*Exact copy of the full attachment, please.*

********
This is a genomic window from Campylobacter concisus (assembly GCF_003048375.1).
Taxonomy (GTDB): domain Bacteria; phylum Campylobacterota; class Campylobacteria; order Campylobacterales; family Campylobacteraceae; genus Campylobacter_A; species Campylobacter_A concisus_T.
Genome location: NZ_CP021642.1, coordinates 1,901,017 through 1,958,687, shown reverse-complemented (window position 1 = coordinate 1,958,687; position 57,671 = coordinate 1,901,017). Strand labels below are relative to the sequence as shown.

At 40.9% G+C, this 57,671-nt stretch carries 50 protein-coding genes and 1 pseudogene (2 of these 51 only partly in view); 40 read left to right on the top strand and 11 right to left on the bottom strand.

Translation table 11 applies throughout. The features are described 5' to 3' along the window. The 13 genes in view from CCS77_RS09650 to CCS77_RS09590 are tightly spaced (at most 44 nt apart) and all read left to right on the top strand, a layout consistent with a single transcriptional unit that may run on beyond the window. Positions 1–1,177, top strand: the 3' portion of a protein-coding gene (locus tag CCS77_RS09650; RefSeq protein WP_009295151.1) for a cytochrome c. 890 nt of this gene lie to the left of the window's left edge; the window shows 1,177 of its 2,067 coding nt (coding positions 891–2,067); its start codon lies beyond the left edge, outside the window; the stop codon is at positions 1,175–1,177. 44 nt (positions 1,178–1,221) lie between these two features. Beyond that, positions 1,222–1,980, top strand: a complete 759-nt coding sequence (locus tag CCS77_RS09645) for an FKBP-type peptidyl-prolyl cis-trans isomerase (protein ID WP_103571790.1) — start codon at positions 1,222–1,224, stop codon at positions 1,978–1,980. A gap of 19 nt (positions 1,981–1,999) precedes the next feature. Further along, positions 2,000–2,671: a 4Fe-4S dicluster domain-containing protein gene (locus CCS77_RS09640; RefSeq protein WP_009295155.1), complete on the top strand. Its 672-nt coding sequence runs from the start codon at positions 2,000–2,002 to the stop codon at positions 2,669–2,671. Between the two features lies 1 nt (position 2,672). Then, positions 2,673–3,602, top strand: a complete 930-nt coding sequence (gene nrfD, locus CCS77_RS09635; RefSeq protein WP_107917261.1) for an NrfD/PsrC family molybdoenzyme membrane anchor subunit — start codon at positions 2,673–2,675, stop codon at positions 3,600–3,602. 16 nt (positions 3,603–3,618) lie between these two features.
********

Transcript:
This is a genomic window from Campylobacter concisus (assembly GCF_003048375.1).
Taxonomy (GTDB): domain Bacteria; phylum Campylobacterota; class Campylobacteria; order Campylobacterales; family Campylobacteraceae; genus Campylobacter_A; species Campylobacter_A concisus_T.
Genome location: NZ_CP021642.1, coordinates 1,901,017 through 1,958,687, shown reverse-complemented (window position 1 = coordinate 1,958,687; position 57,671 = coordinate 1,901,017). Strand labels below are relative to the sequence as shown.

At 40.9% G+C, this 57,671-nt stretch carries 50 protein-coding genes and 1 pseudogene (2 of these 51 only partly in view); 40 read left to right on the top strand and 11 right to left on the bottom strand.

Translation table 11 applies throughout. The features are described 5' to 3' along the window. The 13 genes in view from CCS77_RS09650 to CCS77_RS09590 are tightly spaced (at most 44 nt apart) and all read left to right on the top strand, a layout consistent with a single transcriptional unit that may run on beyond the window. Positions 1–1,177, top strand: the 3' portion of a protein-coding gene (locus tag CCS77_RS09650; RefSeq protein WP_009295151.1) for a cytochrome c. 890 nt of this gene lie to the left of the window's left edge; the window shows 1,177 of its 2,067 coding nt (coding positions 891–2,067); its start codon lies beyond the left edge, outside the window; the stop codon is at positions 1,175–1,177. 44 nt (positions 1,178–1,221) lie between these two features. Beyond that, positions 1,222–1,980, top strand: a complete 759-nt coding sequence (locus tag CCS77_RS09645) for an FKBP-type peptidyl-prolyl cis-trans isomerase (protein ID WP_103571790.1) — start codon at positions 1,222–1,224, stop codon at positions 1,978–1,980. A gap of 19 nt (positions 1,981–1,999) precedes the next feature. Further along, positions 2,000–2,671: a 4Fe-4S dicluster domain-containing protein gene (locus CCS77_RS09640; RefSeq protein WP_009295155.1), complete on the top strand. Its 672-nt coding sequence runs from the start codon at positions 2,000–2,002 to the stop codon at positions 2,669–2,671. Between the two features lies 1 nt (position 2,672). Then, positions 2,673–3,602, top strand: a complete 930-nt coding sequence (gene nrfD, locus CCS77_RS09635; RefSeq protein WP_107917261.1) for an NrfD/PsrC family molybdoenzyme membrane anchor subunit — start codon at positions 2,673–2,675, stop codon at positions 3,600–3,602. 16 nt (positions 3,603–3,618) lie between these two features.